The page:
iwd2024 -SPOTLIGHTING Change Makers

1. What is the name of your campaign? Can you tell us about your personal journey and what motivated you to become a change leader fighting against FGM?

The name of my campaign, “Save Young Girls from Female Genital Mutilation in Southeast and Southwest Nigeria,” is extremely meaningful, particularly in light of my own experience with the horrific practice of female genital mutilation (FGM). It has been a burden for me as a teenager. I was troubled by tales of acquaintances who had gone through this horrific ordeal, frequently with the use of unrefined implements like brooms or pistols—a shocking introduction to the hard reality that many young girls had to endure.

When I saw instances of intersex genital mutilation (IGM), which is just as painful and familiar, my awareness of the problem grew. I became really motivated to stop these horrors as a result of these experiences. However, I didn’t become aware of the terrible effects of FGM until I was serving in the West for my National Youth Service Corps (NYSC), which is when I decided to step in and ask for assistance from the government.

This initiative, which aims to defend the rights and well-being of vulnerable girls and make sure that their voices are heard and respected, is motivated by my own experiences and commitment to justice.

 2. What is FGM, and how does it affect women? 

Female circumcision is another name for female genital mutilation or FGM. The destructive practice known as “female genital mutilation” involves the partial or total removal or injury of a woman’s or girl’s genitalia for purposes unrelated to medical treatment. Community members, rather than medical professionals, typically carry it out and are frequently connected to outdated stereotypes about women. The foundation of this behaviour is patriarchy.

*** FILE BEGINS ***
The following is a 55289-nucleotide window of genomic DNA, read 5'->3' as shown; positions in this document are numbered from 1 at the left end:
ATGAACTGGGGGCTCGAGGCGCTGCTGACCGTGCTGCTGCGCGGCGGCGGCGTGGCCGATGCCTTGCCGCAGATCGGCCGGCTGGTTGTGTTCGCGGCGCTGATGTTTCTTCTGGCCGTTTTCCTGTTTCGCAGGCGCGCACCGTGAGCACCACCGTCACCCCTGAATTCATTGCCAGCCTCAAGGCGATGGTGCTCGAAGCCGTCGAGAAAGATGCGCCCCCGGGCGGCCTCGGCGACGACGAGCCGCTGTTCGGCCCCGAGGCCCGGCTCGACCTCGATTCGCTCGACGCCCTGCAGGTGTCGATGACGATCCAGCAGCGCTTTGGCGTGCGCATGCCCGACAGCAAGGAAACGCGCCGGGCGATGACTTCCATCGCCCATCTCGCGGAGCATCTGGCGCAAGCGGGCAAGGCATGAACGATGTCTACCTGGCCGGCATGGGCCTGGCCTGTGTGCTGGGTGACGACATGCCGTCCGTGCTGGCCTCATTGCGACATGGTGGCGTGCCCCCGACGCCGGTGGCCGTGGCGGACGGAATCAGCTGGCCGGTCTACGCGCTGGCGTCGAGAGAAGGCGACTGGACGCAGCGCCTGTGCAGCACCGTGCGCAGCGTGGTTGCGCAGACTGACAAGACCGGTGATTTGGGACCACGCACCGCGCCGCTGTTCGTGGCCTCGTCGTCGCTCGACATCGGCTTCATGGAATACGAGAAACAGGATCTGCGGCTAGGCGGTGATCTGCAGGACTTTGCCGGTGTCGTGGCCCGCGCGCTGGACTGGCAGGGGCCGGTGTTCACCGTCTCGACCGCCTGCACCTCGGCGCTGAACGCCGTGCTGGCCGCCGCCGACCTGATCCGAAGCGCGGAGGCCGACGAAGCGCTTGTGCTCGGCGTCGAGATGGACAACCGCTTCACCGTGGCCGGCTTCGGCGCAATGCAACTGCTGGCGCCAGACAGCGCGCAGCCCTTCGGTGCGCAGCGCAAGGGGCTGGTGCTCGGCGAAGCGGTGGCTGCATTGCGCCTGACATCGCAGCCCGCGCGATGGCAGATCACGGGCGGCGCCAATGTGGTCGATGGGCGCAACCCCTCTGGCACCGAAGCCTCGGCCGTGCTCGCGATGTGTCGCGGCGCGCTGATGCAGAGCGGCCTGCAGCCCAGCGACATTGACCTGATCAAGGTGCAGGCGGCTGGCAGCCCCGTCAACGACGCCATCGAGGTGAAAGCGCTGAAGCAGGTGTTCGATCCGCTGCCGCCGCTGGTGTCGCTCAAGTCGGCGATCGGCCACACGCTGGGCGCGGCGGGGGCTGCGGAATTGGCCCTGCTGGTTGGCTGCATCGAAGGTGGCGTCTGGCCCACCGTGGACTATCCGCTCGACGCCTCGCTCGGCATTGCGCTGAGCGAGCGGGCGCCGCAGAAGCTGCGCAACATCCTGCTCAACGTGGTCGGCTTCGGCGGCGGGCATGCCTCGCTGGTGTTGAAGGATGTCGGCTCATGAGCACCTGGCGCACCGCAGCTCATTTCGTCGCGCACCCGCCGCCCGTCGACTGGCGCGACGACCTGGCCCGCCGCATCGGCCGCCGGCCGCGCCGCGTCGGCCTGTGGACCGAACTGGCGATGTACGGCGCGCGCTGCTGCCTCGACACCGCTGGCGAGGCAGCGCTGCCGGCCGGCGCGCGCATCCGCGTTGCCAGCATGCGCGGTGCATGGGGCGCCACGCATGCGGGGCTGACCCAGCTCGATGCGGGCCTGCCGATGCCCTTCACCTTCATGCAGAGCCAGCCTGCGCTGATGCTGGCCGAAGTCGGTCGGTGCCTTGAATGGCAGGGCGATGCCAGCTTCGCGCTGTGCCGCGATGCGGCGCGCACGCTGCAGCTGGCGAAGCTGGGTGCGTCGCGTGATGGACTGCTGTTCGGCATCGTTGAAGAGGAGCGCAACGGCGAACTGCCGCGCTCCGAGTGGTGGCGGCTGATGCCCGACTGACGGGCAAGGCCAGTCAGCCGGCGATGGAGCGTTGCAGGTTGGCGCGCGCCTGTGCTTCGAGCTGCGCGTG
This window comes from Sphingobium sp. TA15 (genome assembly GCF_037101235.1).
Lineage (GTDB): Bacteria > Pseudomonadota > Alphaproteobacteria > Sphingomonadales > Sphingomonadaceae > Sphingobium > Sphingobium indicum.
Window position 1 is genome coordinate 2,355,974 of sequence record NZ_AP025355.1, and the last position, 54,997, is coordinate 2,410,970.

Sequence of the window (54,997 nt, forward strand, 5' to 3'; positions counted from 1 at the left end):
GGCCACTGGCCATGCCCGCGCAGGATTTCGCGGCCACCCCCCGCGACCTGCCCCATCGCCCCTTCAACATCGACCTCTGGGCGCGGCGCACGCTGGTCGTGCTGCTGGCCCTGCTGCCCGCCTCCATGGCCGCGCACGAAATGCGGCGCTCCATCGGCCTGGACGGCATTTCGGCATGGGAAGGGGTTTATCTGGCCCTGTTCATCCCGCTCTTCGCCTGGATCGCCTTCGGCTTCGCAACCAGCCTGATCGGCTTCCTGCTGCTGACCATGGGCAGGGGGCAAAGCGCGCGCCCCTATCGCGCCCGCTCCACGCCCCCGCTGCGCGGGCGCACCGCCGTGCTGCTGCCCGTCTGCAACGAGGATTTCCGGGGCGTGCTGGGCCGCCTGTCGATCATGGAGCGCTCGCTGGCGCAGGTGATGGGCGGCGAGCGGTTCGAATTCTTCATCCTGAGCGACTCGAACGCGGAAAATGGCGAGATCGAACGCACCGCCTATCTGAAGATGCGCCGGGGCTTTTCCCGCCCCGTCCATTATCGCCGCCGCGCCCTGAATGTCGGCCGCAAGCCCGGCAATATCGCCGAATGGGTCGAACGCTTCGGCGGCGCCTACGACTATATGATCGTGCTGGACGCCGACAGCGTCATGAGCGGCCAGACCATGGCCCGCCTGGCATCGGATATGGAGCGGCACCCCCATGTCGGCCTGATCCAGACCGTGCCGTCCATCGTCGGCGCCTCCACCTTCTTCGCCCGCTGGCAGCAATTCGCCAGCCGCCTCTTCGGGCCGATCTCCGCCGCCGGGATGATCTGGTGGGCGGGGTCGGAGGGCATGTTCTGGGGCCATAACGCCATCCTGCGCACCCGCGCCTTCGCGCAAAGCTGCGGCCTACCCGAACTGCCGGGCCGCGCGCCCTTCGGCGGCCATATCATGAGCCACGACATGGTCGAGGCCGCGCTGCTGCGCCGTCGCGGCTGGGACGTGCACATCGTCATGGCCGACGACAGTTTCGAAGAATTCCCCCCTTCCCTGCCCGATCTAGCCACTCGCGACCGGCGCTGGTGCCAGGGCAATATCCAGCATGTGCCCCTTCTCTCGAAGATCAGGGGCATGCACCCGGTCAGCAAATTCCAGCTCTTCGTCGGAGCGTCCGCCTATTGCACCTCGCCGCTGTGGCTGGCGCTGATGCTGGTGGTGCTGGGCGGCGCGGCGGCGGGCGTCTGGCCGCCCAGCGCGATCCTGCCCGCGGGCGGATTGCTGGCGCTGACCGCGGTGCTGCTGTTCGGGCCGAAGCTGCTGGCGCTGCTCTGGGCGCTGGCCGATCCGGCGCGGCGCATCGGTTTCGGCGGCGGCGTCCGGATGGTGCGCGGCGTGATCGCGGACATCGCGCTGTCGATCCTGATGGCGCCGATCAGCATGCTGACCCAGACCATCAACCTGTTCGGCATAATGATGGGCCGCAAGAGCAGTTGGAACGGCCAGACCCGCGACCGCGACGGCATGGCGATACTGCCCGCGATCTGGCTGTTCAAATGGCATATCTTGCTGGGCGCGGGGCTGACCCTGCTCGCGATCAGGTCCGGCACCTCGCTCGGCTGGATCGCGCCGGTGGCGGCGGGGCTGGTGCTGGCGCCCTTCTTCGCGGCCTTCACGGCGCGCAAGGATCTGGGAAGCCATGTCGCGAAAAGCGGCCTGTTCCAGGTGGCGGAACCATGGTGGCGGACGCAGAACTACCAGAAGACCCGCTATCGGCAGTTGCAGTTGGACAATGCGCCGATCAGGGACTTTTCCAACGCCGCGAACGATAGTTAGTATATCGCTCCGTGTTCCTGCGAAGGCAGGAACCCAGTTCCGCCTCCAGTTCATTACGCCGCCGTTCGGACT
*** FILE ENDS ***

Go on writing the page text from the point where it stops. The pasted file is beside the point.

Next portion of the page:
3. What does inclusivity mean to you in the fight against FGM? 

I often bring up Audre Lorde when discussing intersectionality and diversity because of all the amazing work she has done in these areas. The quote is as follows. “I can’t limit my resistance to just one kind of tyranny. I have to battle every one of them. I find it unbelievable that one particular group should be exempt from bigotry. The way we treat each other now will determine our future.” To me, inclusion entails this. Combating injustice in all its manifestations.

4. What does success mean to you in the fight against FGM

It’s a triumph when you can get folks to discuss the risks associated with FGM. Bringing people together and pointing out the errors in a long-held belief is a significant step. Thus, any little step we take forward in this battle is a win. Every accomplishment we have made in bringing attention to FGM feels like a victory today. 

Thank you so much for your time. 

Happy International Women’s Day